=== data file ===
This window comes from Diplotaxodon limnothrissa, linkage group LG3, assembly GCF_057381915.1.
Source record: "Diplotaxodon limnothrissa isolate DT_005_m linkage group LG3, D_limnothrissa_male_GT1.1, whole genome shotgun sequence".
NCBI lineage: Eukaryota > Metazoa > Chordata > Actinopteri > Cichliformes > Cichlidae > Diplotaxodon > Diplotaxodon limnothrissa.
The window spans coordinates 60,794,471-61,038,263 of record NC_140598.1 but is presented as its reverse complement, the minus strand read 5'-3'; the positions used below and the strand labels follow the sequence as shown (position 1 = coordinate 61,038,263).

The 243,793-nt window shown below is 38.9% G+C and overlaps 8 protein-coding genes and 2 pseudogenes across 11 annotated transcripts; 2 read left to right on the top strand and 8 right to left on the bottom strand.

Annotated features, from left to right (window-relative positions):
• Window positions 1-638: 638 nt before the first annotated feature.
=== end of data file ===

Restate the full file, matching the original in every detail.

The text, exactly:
This window comes from Diplotaxodon limnothrissa, linkage group LG3, assembly GCF_057381915.1.
Source record: "Diplotaxodon limnothrissa isolate DT_005_m linkage group LG3, D_limnothrissa_male_GT1.1, whole genome shotgun sequence".
NCBI lineage: Eukaryota > Metazoa > Chordata > Actinopteri > Cichliformes > Cichlidae > Diplotaxodon > Diplotaxodon limnothrissa.
The window spans coordinates 60,794,471-61,038,263 of record NC_140598.1 but is presented as its reverse complement, the minus strand read 5'-3'; the positions used below and the strand labels follow the sequence as shown (position 1 = coordinate 61,038,263).

The 243,793-nt window shown below is 38.9% G+C and overlaps 8 protein-coding genes and 2 pseudogenes across 11 annotated transcripts; 2 read left to right on the top strand and 8 right to left on the bottom strand.

Annotated features, from left to right (window-relative positions):
• Window positions 1-638: 638 nt before the first annotated feature.